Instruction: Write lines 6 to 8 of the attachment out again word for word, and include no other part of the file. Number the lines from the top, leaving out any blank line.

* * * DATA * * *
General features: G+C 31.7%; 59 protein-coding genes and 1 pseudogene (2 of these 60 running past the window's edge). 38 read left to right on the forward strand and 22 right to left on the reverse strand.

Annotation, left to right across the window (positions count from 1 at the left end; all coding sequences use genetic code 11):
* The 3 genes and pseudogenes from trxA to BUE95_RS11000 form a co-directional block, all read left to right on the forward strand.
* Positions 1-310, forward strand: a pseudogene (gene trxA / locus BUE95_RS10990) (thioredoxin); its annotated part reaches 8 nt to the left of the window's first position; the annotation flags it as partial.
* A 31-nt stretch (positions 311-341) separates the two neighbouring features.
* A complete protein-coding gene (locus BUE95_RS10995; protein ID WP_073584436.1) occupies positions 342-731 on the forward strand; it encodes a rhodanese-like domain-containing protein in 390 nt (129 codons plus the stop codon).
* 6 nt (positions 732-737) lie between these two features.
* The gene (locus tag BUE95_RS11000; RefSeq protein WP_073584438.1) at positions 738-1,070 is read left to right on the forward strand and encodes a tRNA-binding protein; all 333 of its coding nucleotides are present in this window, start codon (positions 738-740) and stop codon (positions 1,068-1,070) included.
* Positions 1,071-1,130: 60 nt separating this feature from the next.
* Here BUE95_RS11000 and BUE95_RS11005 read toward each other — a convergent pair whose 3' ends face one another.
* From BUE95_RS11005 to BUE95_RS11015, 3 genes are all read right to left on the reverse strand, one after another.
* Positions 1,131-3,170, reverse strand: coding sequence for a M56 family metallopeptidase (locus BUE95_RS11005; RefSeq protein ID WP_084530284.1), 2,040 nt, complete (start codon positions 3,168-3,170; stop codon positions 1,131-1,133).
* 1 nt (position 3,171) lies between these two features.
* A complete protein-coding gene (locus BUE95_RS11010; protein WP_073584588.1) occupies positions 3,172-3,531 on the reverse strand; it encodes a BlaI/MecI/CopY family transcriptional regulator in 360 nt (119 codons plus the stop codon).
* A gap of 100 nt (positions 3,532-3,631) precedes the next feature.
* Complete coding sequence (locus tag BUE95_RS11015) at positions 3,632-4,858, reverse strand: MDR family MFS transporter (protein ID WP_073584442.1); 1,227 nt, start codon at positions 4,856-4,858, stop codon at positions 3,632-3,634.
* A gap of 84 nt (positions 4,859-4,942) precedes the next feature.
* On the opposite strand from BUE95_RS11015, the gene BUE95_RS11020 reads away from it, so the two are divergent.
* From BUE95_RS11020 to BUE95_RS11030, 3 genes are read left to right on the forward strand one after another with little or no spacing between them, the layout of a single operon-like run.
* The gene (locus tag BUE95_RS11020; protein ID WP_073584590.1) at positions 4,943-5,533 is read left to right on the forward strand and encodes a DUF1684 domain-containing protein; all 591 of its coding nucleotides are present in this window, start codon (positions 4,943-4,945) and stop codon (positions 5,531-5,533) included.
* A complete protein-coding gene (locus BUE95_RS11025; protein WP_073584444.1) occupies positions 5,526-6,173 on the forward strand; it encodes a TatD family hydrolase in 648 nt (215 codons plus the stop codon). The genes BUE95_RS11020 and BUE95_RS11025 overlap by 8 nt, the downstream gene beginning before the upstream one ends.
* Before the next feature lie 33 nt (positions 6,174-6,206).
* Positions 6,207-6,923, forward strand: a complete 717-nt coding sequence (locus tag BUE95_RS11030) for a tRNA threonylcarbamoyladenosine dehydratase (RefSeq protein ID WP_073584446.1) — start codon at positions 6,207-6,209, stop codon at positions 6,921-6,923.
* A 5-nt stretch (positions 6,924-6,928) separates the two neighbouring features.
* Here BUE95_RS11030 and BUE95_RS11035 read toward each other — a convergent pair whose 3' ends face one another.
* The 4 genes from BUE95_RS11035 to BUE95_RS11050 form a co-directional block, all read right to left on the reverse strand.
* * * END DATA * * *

* A complete protein-coding gene (locus BUE95_RS10995; protein ID WP_073584436.1) occupies positions 342-731 on the forward strand; it encodes a rhodanese-like domain-containing protein in 390 nt (129 codons plus the stop codon).
* 6 nt (positions 732-737) lie between these two features.
* The gene (locus tag BUE95_RS11000; RefSeq protein WP_073584438.1) at positions 738-1,070 is read left to right on the forward strand and encodes a tRNA-binding protein; all 333 of its coding nucleotides are present in this window, start codon (positions 738-740) and stop codon (positions 1,068-1,070) included.